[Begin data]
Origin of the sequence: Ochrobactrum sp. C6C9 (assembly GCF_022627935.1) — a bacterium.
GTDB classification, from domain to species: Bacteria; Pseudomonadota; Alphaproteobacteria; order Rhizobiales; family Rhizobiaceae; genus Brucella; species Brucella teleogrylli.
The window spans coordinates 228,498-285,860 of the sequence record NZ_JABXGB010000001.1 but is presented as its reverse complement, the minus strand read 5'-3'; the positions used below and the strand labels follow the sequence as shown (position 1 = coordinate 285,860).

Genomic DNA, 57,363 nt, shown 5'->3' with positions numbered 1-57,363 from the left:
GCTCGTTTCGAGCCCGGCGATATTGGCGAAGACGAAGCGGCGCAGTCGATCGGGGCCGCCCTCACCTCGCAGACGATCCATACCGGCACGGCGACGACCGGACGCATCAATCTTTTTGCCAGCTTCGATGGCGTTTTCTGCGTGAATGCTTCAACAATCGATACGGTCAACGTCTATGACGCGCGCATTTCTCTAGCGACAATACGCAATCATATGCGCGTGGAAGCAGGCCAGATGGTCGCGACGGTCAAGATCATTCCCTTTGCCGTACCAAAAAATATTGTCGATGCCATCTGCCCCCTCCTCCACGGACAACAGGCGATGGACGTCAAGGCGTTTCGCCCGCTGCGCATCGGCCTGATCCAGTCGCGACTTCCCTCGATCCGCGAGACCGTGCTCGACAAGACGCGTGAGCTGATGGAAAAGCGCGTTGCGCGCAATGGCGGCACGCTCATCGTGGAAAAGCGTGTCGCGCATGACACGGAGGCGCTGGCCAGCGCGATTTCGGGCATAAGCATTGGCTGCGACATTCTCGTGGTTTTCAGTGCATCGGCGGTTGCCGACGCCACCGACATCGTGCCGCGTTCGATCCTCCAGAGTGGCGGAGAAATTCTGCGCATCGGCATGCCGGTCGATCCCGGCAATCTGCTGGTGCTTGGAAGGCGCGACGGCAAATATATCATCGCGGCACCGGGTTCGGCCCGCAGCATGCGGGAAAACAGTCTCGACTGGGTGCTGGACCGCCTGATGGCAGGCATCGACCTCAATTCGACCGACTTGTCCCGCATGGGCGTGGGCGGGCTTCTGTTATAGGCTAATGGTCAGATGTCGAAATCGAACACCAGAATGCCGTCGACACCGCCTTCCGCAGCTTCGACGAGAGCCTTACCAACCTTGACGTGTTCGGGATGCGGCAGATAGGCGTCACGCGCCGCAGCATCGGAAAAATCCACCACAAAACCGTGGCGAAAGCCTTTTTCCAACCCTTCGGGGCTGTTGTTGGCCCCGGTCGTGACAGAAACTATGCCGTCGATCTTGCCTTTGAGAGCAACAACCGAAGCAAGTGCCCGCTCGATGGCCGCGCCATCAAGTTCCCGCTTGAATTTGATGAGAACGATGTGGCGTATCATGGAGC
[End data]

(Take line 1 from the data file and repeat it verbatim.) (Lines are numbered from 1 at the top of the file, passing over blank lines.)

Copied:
Origin of the sequence: Ochrobactrum sp. C6C9 (assembly GCF_022627935.1) — a bacterium.